Capuchin Franciscan friars to leave two parishes in Charlotte
CHARLOTTE — The Capuchin Franciscans are soon leaving two of the three parishes they staff in the Diocese of Charlotte – St. Thomas Aquinas and Our Lady of Consolation – because of a growing shortage of friars in the region.
The friars who will be leaving are Father Remo DiSalvatore, pastor of St. Thomas Aquinas Church (pictured above during a healing service at the church in 2011), Father Martin Schratz, pastor of Our Lady of Consolation Church, and Brother Douglas Soik, pastoral associate at Our Lady of Consolation.
The Capuchin Franciscans will continue to staff Immaculate Conception Church in Hendersonville. Three friars are assigned there now.
The friars in Charlotte and Hendersonville are part of the Capuchin Franciscan order's Province of the Sacred Stigmata of St. Francis, founded in 1913 and based in Union City, N.J. While the order has 12,000 friars worldwide, the 41 friars in the province (which runs from Florida to New York) staff seven parishes besides serving at a hospital, two retreat centers, and an urban ministry for the poor.
New vocations have not kept pace with the aging friars and the growing needs of these ministries, so the province is being restructured, said Father DiSalvatore, who sits on the provincial council.
The changes were announced to parishioners at Mass in both Charlotte parishes on March 25.
"It is impossible for us to continue as a province without making drastic changes," Father DiSalvatore wrote in the parish bulletin this week, acknowledging that the changes will be hard.
He continued, "However, as friars, we see God's hand at work, even when things are difficult. Yes, these changes will call for sacrifice on the part of the friars. Yes, there will be sadness as we leave the people we love in the parishes. However, we strongly believe that God will renew and strengthen us as friars as we make these changes. God is calling us to go back to the basics of our Capuchin life...fraternity, prayer and simplicity. The true treasure of the Capuchin charism, what the Capuchins have to offer to the Church, is Evangelical Brotherhood, living the Gospel as brothers. These changes, as difficult as they are, will enable us to be more authentic in our lives as Capuchins. In the long run, this is what is best for the Church, and for us."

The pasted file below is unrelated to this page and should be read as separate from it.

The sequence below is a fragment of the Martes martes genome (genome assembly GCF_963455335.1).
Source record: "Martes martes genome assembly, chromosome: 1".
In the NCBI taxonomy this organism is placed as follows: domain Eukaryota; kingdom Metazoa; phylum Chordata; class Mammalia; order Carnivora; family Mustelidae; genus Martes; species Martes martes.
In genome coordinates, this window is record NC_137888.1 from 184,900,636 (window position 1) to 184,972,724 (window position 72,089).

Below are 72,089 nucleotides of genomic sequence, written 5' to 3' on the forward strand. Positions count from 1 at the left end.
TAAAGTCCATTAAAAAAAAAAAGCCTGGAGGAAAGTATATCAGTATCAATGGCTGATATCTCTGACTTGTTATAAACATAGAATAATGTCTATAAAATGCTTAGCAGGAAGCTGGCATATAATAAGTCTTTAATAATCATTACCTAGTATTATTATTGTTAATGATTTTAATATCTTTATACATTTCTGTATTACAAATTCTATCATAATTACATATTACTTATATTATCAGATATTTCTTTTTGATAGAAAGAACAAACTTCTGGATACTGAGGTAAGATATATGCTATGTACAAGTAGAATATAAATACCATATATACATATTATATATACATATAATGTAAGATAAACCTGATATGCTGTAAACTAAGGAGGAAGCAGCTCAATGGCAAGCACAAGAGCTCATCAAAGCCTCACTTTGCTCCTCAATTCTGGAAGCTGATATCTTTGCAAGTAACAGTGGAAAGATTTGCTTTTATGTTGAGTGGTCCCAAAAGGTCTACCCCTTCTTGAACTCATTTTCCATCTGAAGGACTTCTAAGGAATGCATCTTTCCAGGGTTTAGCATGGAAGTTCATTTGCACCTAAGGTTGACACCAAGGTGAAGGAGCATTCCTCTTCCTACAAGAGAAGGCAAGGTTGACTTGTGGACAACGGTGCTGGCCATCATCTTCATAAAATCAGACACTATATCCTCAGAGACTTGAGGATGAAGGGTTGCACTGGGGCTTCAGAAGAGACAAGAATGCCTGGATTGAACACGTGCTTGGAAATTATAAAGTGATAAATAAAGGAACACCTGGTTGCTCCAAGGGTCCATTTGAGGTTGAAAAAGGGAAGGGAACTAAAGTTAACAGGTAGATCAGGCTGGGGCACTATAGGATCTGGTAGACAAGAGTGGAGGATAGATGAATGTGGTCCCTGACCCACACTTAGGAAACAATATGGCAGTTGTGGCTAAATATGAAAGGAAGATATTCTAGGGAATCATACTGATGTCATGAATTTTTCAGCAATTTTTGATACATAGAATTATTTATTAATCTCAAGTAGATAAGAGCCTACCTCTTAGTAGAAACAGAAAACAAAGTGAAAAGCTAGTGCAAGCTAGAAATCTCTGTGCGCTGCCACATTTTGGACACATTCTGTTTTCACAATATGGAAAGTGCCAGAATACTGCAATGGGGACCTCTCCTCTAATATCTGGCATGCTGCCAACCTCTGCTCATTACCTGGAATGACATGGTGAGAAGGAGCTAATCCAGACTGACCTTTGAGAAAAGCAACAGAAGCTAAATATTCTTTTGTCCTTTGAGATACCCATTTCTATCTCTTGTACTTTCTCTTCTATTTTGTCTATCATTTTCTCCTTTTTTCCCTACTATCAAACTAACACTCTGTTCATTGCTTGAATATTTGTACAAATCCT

No precise date has been formalized regarding the change in pastors at both parishes, although changes usually do occur sometime in July, when priest assignments are announced by Bishop Peter Jugis.
"The Diocese of Charlotte will provide good priests to come in and build upon the wonderful work that all the previous priests and parishioners have done over the years," Father DiSalvatore noted in his message to parishioners.
"It has truly been an honor and a privilege for the Capuchin friars to serve the good people of St. Thomas Aquinas. During these next three months, let us all work together to prepare the parish for the upcoming transition. It is never easy to leave a parish, not for the friars, not for the parishioners. However, we must continue to trust in God's will and pray for guidance and peace, knowing that '...all things work together for good for those who love God, who are called according to his purpose.' (Rm 8:28)"
In his bulletin announcement this week, Father Schratz said the past 13 years of the friars' ministry at Our Lady of Consolation have been "wonderful."
"I must add that whomever Bishop Jugis assigns here will find it a ministry with many blessings," he wrote.
To learn more about the Capuchin Franciscans and to support their work, visit http://www.capuchinfriars.org.
— Patricia L. Guilfoyle, editor